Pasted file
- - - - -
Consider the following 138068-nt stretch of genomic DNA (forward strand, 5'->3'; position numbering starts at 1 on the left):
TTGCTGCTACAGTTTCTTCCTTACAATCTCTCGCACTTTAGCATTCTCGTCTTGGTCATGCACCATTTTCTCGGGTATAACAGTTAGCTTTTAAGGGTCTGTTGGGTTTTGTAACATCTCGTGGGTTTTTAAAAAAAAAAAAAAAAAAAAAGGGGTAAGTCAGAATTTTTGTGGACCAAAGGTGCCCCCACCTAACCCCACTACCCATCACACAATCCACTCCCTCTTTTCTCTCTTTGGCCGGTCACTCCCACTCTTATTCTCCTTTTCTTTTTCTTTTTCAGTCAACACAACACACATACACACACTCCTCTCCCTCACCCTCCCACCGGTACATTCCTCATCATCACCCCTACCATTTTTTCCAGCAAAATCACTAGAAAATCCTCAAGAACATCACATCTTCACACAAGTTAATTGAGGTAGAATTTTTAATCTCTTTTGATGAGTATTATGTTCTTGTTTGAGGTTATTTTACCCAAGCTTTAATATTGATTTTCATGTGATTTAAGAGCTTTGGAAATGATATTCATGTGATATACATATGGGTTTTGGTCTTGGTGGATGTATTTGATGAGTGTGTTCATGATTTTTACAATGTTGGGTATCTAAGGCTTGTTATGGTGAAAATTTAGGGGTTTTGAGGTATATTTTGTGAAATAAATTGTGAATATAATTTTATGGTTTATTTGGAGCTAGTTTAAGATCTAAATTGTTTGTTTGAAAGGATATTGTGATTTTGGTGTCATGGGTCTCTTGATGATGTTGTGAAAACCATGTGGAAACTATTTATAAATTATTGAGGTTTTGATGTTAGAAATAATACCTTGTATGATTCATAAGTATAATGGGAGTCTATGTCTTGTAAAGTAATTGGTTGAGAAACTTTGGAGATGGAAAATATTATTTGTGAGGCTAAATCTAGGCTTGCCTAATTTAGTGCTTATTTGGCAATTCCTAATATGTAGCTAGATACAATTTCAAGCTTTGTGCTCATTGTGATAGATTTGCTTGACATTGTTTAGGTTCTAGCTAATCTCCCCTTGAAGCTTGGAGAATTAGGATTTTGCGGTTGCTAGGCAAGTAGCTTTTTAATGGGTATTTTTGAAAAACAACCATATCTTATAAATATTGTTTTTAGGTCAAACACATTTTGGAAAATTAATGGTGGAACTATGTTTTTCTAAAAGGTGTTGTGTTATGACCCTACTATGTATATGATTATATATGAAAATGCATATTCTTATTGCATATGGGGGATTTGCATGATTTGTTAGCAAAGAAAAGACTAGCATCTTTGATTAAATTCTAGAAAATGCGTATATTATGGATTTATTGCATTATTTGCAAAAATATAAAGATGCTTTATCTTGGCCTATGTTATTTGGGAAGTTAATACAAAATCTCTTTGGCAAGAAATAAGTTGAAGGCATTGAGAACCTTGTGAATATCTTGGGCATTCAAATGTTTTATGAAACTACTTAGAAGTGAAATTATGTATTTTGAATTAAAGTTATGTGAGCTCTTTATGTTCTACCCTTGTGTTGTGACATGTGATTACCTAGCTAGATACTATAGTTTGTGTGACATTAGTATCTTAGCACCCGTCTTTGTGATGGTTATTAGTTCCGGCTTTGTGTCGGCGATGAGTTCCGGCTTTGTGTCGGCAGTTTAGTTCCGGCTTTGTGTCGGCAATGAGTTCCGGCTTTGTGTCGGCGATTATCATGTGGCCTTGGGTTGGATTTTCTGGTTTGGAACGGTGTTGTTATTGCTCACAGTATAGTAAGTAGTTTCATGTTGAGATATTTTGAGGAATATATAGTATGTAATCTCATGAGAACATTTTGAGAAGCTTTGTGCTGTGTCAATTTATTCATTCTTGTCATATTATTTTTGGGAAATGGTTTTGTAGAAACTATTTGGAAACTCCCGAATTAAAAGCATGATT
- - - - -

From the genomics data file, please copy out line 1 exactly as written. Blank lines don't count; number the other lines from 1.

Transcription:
Consider the following 138068-nt stretch of genomic DNA (forward strand, 5'->3'; position numbering starts at 1 on the left):